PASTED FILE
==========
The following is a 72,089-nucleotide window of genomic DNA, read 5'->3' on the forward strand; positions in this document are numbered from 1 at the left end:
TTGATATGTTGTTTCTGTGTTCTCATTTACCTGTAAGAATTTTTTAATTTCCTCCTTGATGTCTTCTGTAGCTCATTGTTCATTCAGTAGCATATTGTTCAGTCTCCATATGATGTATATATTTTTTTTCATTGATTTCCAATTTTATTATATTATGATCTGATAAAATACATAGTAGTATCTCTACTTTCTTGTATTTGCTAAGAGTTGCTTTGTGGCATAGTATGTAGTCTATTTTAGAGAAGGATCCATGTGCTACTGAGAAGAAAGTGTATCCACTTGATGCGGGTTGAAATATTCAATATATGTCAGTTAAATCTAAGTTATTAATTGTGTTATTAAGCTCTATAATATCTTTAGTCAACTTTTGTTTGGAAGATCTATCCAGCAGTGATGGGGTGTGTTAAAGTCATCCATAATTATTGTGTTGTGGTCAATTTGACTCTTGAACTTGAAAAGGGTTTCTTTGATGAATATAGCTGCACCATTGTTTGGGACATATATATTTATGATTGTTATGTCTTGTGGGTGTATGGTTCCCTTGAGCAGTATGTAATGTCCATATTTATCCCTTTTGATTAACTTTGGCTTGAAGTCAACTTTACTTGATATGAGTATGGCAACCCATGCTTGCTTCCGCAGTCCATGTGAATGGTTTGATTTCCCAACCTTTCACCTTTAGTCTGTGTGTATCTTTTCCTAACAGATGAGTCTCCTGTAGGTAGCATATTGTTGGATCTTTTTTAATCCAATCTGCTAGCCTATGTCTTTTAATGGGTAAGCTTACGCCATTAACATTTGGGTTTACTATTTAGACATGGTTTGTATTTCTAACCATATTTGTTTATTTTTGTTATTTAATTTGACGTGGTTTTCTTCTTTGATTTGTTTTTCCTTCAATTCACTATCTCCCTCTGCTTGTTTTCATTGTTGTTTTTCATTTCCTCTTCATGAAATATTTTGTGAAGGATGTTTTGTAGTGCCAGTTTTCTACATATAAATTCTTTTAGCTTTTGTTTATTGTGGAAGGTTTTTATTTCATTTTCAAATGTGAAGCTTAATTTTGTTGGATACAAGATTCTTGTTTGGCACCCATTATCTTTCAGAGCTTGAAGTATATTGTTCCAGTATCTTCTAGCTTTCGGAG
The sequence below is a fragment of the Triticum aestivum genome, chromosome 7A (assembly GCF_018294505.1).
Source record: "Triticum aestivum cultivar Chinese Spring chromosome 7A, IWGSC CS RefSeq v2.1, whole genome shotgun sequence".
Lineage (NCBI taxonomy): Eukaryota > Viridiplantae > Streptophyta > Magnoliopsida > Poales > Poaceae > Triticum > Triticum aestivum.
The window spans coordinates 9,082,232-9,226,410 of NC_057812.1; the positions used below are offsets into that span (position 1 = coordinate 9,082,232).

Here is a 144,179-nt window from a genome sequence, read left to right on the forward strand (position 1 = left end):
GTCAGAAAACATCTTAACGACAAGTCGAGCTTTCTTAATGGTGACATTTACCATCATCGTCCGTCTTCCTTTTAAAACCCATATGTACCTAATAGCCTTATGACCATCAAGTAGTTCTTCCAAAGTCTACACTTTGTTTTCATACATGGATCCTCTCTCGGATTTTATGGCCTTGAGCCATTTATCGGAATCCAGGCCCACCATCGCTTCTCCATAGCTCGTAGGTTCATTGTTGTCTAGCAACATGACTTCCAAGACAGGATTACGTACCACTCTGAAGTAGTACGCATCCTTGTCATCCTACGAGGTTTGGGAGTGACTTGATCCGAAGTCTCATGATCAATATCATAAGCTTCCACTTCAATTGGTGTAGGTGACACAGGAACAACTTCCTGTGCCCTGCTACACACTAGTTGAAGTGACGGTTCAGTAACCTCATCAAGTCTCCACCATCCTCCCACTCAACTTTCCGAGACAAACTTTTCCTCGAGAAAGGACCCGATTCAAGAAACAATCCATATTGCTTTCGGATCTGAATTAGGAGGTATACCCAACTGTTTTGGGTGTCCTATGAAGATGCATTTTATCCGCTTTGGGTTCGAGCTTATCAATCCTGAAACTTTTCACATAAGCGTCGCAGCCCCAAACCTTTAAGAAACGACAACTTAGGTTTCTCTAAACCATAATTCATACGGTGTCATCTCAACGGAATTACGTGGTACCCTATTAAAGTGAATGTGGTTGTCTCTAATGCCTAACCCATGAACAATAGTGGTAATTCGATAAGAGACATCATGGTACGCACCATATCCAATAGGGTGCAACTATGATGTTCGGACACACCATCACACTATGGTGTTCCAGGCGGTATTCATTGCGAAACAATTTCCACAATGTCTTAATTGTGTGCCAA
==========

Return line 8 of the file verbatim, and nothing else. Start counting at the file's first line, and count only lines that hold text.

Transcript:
GTCAGAAAACATCTTAACGACAAGTCGAGCTTTCTTAATGGTGACATTTACCATCATCGTCCGTCTTCCTTTTAAAACCCATATGTACCTAATAGCCTTATGACCATCAAGTAGTTCTTCCAAAGTCTACACTTTGTTTTCATACATGGATCCTCTCTCGGATTTTATGGCCTTGAGCCATTTATCGGAATCCAGGCCCACCATCGCTTCTCCATAGCTCGTAGGTTCATTGTTGTCTAGCAACATGACTTCCAAGACAGGATTACGTACCACTCTGAAGTAGTACGCATCCTTGTCATCCTACGAGGTTTGGGAGTGACTTGATCCGAAGTCTCATGATCAATATCATAAGCTTCCACTTCAATTGGTGTAGGTGACACAGGAACAACTTCCTGTGCCCTGCTACACACTAGTTGAAGTGACGGTTCAGTAACCTCATCAAGTCTCCACCATCCTCCCACTCAACTTTCCGAGACAAACTTTTCCTCGAGAAAGGACCCGATTCAAGAAACAATCCATATTGCTTTCGGATCTGAATTAGGAGGTATACCCAACTGTTTTGGGTGTCCTATGAAGATGCATTTTATCCGCTTTGGGTTCGAGCTTATCAATCCTGAAACTTTTCACATAAGCGTCGCAGCCCCAAACCTTTAAGAAACGACAACTTAGGTTTCTCTAAACCATAATTCATACGGTGTCATCTCAACGGAATTACGTGGTACCCTATTAAAGTGAATGTGGTTGTCTCTAATGCCTAACCCATGAACAATAGTGGTAATTCGATAAGAGACATCATGGTACGCACCATATCCAATAGGGTGCAACTATGATGTTCGGACACACCATCACACTATGGTGTTCCAGGCGGTATTCATTGCGAAACAATTTCCACAATGTCTTAATTGTGTGCCAA